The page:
Now here’s how I do it, because I find it the easiest.
Create enough new chapters to get started or if you already have an outline, create the number you know you need. There are several ways to do this.
For Windows Users -
Option 1. Click the arrow to the right of the green plus sign and choose “New Folder.”
For Windows & Mac users -
Option 2. Right click and choose “Add New Folder.”
Option 3. Click the New Folder icon in the lower left corner of the screen.
Option 4. Hold down the following keys “Ctrl+Shift+N” (Windows) Cmd +Option+N (Mac).
Option 5. You can also do this from Corkboard mode. Make sure you’ve selected the main manuscript in the binder and then click the little Corkboard icon at the top. (Highlighted in yellow in the image above.)
Make sure you’ve selected the last index card and do one of the methods described above. (Although Option 2 seems to work best to keep you in the Corkboard screen.)
Each time you do, a new index card will pop up to represent a chapter. (You’ll also see them appear in the binder.)
*OR you can just add folders as you write.
SYNOPSISIf you already have an outline, you can add chapter summaries. (You can also do this as you go along or after the manuscript is written.)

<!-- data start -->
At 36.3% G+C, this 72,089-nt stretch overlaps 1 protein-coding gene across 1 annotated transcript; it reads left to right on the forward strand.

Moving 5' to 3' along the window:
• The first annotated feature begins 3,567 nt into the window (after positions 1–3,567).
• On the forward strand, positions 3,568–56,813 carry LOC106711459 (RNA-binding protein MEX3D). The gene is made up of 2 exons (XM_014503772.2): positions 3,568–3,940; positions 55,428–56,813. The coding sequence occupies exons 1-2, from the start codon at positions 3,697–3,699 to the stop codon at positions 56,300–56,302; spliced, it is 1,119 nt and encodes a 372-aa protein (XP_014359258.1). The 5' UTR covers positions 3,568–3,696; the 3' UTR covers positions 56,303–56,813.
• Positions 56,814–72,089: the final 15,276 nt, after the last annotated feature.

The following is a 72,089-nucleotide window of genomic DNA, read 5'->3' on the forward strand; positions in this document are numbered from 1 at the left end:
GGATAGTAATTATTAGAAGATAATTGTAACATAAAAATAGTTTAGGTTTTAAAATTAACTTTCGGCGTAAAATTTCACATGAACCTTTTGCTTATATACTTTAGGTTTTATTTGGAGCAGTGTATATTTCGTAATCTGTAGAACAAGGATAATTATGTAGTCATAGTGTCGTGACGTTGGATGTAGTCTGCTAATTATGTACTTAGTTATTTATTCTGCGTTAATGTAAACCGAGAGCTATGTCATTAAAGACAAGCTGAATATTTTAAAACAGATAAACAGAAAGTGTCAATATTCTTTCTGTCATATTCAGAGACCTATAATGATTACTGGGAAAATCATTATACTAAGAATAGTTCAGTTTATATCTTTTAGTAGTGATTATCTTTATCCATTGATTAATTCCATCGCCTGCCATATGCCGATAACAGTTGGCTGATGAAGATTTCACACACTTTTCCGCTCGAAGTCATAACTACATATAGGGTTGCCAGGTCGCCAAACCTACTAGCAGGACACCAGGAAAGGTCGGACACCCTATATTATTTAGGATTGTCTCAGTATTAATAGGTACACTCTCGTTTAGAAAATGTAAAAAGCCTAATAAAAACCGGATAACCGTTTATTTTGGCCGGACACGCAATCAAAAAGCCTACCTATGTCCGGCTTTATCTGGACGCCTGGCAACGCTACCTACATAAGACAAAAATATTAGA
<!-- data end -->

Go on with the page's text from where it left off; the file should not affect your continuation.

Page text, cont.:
Over to the right is an index card that says “Synopsis” above it. If you don’t see it, click the little blue “i” at the top right.
Make sure you have the correct chapter selected and that it says “Chapter” not “Scene” above the index card. You can also add summaries from Corkboard mode.
Step 4 – Adding Text
Now you’re ready to start writing! No really, you are.
Just click on the icon in the binder for the first scene, click in the text editor in the center, and start writing. (If you're still in Corkboard mode, you'll need to switch back to Text Editor - the icon to the left of Corkboard)
(Or click on the chapter where you want to start a new scene.)
When you’re ready for the next scene, you have several options.
1. Click the green plus sign at the top (or the little arrow to the right of the green plus for Windows) and choose “New Text.” You’ll see the new scene appear in the binder.
(If you want it to go in the next chapter, just drag it to the folder icon or chapter title. Or click on the chapter you want before you choose “New Text.”)
2. Click the New Text icon in the lower left corner of the screen. (It’s a + sign for Mac users)
3. Press “Ctrl+N” (Windows) or “Cmd+N” (Mac).
4. Click the scene in the binder that you want to be before the new text and hit Return.
*If you already have something written in Word, watch for an upcoming post on how to import files as chapters.
A few tips . . .
It might be a good idea to open up a new project just to get the hang of Scrivener. You can play around with it when you want to try a new feature and not worry about messing anything up. :)
Keep in mind that Scrivener is set to save your project every two seconds after a pause and back it up every time you close the program. (These can be adjusted.)
Items can be moved and rearranged in Scrivener (which can be super helpful when moving around scenes and chapters), but be careful if you don’t want things moved, especially if you have a touch screen.
So there you go, you’re all set to work in Scrivener!
To learn more about Scrivener, head over to the Tools for Writers page.